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1,652 Solar Panels and a Herd of Sheep Can't Make a NASCAR Racetrack Green

Nice try, NASCAR, but it’s impossible for a business as carbon-hungry as high-speed racing to go green.

The Infineon Raceway, a NASCAR racetrack in California’s Sonoma Valley, has been vacuuming up praise from the environmentally-minded for its green initiatives. The raceway has a comprehensive recycling program and uses reclaimed wastewater for landscaping. It uses owls for pest-control and sheep for lawn maintenance. As part of a larger NASCAR initiative, it plants 10 trees to offset the carbon emissions of each race. It hosts races featuring electric motorbikes. Last month, the raceway announced it had swapped out the 7,000 traditional lightbulbs in a highway-side sign for 57,600 LED lights and cut the sign’s energy use in half. It also announced it had installed 1,652 solar panels, which should provide 41 percent of the raceway’s demand for electricity.


But despite Infineon Raceway’s best efforts, it’s impossible for a business as carbon-hungry as high-speed racing to go green. They’re not greenwashing, exactly: The raceway’s not trying to fool its customers or its detractors into believing that zooming around at speeds topping out over 190 miles per hour and crashing cars into each other or walls is good for the environment. Treehugger calls campaigns like Infineon Raceway’s sustainability push “green wrapping” — cloaking an activity that will never be planet-friendly in a mantle of squeaky-green behavior.

Race tracks go through a lot of rubber, for example: last year, Infineon Raceway recycled 14,000 pounds of tires. Recycled tires often become playground turf, and parents have found that chewed up, repurposed bits of tire cling to their children after a bout on these surfaces. The EPA has studied the health impacts of those bits of rubber, and while its first, limited inquiry did not reveal dangerous levels of particulate matter or heavy metals like lead, the agency wasn’t willing to exonerate recycled tire turf based on that data alone. In New York City, for instance, private testing of tire turf fields found levels of dangerous hydrocarbons that exceeded state soil limits for those contaminants. Recycling the tires puts that waste to better use than tossing or burning them, but it does not erase their impact.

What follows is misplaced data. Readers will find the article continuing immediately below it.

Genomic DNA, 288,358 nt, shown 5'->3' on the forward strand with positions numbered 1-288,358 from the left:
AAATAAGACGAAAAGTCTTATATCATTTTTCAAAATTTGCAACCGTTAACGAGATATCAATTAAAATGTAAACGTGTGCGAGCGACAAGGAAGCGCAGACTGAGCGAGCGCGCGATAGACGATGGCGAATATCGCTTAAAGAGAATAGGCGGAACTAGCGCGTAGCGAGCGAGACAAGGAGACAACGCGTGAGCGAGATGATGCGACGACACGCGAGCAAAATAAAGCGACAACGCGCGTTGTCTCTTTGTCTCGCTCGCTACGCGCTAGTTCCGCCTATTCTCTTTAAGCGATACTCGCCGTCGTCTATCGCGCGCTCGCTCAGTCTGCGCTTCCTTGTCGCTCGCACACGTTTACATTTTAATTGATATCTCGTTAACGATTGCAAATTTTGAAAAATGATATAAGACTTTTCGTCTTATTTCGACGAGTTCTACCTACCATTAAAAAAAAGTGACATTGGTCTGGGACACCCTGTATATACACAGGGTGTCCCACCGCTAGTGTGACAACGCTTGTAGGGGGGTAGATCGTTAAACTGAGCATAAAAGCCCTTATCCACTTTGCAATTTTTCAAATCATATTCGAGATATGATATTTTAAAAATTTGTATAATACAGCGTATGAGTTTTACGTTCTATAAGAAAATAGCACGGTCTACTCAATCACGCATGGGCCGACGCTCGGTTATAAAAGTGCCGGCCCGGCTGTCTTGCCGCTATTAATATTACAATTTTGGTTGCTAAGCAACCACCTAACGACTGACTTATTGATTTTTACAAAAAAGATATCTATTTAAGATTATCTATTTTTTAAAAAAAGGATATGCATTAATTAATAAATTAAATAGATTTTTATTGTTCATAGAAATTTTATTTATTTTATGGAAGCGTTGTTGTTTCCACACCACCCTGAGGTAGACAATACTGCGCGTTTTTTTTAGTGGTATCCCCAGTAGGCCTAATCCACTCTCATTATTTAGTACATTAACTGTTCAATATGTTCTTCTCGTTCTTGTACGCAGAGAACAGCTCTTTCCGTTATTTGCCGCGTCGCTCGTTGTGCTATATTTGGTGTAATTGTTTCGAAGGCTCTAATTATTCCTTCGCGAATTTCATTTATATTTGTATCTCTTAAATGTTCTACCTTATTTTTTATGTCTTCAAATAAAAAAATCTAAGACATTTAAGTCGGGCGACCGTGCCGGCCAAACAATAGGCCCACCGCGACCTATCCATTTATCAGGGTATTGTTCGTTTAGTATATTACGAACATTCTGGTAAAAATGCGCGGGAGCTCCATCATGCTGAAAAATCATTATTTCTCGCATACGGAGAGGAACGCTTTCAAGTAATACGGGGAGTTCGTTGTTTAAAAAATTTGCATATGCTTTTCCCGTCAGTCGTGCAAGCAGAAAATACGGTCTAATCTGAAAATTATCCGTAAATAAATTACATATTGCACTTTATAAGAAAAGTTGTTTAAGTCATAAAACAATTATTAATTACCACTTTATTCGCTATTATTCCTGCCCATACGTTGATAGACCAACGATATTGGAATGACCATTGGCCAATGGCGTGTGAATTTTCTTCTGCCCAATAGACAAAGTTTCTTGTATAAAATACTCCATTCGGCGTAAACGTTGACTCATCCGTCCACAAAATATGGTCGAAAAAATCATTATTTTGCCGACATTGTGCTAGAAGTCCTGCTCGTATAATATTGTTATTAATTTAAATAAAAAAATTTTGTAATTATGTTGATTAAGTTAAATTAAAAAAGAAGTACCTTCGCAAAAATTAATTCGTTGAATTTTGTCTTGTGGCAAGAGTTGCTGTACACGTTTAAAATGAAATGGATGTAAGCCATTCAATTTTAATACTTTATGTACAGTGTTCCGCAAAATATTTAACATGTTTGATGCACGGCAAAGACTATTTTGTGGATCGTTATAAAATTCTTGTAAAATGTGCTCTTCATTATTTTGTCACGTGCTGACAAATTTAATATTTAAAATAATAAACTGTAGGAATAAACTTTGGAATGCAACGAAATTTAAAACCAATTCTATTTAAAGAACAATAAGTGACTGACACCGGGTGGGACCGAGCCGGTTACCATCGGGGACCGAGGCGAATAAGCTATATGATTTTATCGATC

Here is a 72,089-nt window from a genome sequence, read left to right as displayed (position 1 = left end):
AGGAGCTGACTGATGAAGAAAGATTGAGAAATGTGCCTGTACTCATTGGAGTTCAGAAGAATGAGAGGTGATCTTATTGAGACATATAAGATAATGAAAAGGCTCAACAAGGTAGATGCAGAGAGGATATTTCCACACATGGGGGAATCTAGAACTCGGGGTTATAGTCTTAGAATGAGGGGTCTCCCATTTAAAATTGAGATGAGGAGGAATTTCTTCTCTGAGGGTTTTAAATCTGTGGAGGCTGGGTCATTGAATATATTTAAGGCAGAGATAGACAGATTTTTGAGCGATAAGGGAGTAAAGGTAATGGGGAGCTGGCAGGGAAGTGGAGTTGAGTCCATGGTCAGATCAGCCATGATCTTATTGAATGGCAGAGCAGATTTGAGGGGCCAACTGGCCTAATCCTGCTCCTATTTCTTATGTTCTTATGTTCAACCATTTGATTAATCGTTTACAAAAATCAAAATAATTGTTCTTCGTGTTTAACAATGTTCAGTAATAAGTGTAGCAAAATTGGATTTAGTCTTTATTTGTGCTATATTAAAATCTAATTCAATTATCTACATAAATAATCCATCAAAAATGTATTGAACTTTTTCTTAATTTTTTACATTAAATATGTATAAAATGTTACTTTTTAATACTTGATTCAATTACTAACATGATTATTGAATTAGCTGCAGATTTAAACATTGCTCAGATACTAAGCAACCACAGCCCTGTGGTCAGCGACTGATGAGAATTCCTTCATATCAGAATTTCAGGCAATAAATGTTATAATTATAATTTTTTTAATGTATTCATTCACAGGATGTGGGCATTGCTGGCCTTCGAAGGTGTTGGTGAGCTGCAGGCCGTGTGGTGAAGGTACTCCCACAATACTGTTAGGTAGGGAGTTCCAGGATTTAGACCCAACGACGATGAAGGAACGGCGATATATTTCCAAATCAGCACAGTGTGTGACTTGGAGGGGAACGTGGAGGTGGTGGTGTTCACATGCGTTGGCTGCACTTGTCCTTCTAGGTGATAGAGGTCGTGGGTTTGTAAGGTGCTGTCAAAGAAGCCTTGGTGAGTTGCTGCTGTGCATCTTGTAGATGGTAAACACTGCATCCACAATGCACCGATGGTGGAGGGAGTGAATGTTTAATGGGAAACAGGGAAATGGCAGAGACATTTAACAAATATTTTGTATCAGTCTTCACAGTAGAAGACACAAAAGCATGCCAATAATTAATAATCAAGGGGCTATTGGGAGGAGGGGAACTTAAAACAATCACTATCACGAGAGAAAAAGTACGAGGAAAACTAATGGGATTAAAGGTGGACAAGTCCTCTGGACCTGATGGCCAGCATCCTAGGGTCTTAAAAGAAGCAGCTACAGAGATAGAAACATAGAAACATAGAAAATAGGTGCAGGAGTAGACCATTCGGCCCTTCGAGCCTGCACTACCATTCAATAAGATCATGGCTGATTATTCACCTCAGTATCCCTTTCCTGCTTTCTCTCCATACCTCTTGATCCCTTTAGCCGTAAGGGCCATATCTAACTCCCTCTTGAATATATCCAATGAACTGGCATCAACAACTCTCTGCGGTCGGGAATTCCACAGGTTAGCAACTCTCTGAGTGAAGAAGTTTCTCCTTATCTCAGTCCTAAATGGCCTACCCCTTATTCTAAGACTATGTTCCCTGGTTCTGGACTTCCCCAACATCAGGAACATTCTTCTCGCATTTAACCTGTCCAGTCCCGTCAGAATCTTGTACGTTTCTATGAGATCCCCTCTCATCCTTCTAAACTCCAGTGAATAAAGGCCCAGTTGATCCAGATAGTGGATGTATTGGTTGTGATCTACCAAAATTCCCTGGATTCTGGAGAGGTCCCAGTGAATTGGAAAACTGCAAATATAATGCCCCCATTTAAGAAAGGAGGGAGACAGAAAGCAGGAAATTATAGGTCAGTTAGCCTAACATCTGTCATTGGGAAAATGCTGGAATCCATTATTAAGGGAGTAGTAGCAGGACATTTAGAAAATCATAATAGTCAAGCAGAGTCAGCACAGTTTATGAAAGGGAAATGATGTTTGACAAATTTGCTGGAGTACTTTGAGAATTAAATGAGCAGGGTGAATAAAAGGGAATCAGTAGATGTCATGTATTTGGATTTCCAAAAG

NASCAR isn’t above good old greenwashing, either. The tree-planting scheme that Infineon Raceway takes part in, NASCAR Green Clean Air initiative, is meant to offset the roughly 10 tons of carbon that a typical NASCAR race emits. The association claims that planting 10 trees “will mitigate 100 percent of the carbon emissions” produced during a race. Their math is simple: a tree is supposed to capture one ton of carbon over its lifetime; ten can capture “the entire CO2 emissions from a typical race.”

It’s a nice gesture, but that's all it is. Given that it takes a tree about 100 years to soak up its ton of carbon, the emissions from a single race would be hanging around in the atmosphere for decades before the trees NASCAR raceways plant offset them. That would be if planting trees worked as an effective offset. But scientists have been skeptical for years about the benefits of planting trees as a method of mitigating carbon, particularly in temperate zones, like Sonoma, where Infineon Raceway has so far planted just 100 trees to offset its activities.

As long as race tracks continue to operate, it’s better that they use technology like solar panels and LED lights. Infineon Raceway is also setting a good example for fans that frequent its races (although Pixar’s Cars 2 may have already done a better job at converting any susceptible car-racing enthusiasts to environmentalism). But if its leaders were really committed to running a green business, they’d have fewer races or shut down the track altogether.

Picture courtesy of Infineon Raceway

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